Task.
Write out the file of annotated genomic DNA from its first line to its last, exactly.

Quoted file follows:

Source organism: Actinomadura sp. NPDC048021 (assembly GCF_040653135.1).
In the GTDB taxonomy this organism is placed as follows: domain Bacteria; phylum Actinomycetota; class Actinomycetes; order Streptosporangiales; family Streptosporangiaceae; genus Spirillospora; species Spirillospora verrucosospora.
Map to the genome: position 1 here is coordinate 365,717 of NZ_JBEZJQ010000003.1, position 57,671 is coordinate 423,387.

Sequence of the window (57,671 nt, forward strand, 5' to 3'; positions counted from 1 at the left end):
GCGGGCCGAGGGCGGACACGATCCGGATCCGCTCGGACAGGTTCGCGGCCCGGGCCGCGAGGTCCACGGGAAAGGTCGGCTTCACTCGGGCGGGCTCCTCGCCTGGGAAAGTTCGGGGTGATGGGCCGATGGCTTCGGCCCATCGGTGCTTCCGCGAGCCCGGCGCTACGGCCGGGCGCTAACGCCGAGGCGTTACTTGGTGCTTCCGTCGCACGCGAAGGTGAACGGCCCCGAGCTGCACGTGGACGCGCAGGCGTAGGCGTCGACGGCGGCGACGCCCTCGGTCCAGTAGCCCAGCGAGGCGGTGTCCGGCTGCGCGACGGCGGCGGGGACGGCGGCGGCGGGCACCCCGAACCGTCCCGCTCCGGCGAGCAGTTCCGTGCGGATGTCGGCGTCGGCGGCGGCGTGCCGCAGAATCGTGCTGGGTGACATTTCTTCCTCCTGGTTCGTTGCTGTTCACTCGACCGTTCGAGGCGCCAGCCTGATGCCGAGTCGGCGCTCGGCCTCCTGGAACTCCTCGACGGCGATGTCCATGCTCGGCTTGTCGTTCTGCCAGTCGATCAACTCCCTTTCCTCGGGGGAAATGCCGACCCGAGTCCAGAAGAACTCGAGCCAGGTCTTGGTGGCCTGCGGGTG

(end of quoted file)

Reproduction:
Source organism: Actinomadura sp. NPDC048021 (assembly GCF_040653135.1).
In the GTDB taxonomy this organism is placed as follows: domain Bacteria; phylum Actinomycetota; class Actinomycetes; order Streptosporangiales; family Streptosporangiaceae; genus Spirillospora; species Spirillospora verrucosospora.
Map to the genome: position 1 here is coordinate 365,717 of NZ_JBEZJQ010000003.1, position 57,671 is coordinate 423,387.

Sequence of the window (57,671 nt, forward strand, 5' to 3'; positions counted from 1 at the left end):
GCGGGCCGAGGGCGGACACGATCCGGATCCGCTCGGACAGGTTCGCGGCCCGGGCCGCGAGGTCCACGGGAAAGGTCGGCTTCACTCGGGCGGGCTCCTCGCCTGGGAAAGTTCGGGGTGATGGGCCGATGGCTTCGGCCCATCGGTGCTTCCGCGAGCCCGGCGCTACGGCCGGGCGCTAACGCCGAGGCGTTACTTGGTGCTTCCGTCGCACGCGAAGGTGAACGGCCCCGAGCTGCACGTGGACGCGCAGGCGTAGGCGTCGACGGCGGCGACGCCCTCGGTCCAGTAGCCCAGCGAGGCGGTGTCCGGCTGCGCGACGGCGGCGGGGACGGCGGCGGCGGGCACCCCGAACCGTCCCGCTCCGGCGAGCAGTTCCGTGCGGATGTCGGCGTCGGCGGCGGCGTGCCGCAGAATCGTGCTGGGTGACATTTCTTCCTCCTGGTTCGTTGCTGTTCACTCGACCGTTCGAGGCGCCAGCCTGATGCCGAGTCGGCGCTCGGCCTCCTGGAACTCCTCGACGGCGATGTCCATGCTCGGCTTGTCGTTCTGCCAGTCGATCAACTCCCTTTCCTCGGGGGAAATGCCGACCCGAGTCCAGAAGAACTCGAGCCAGGTCTTGGTGGCCTGCGGGTG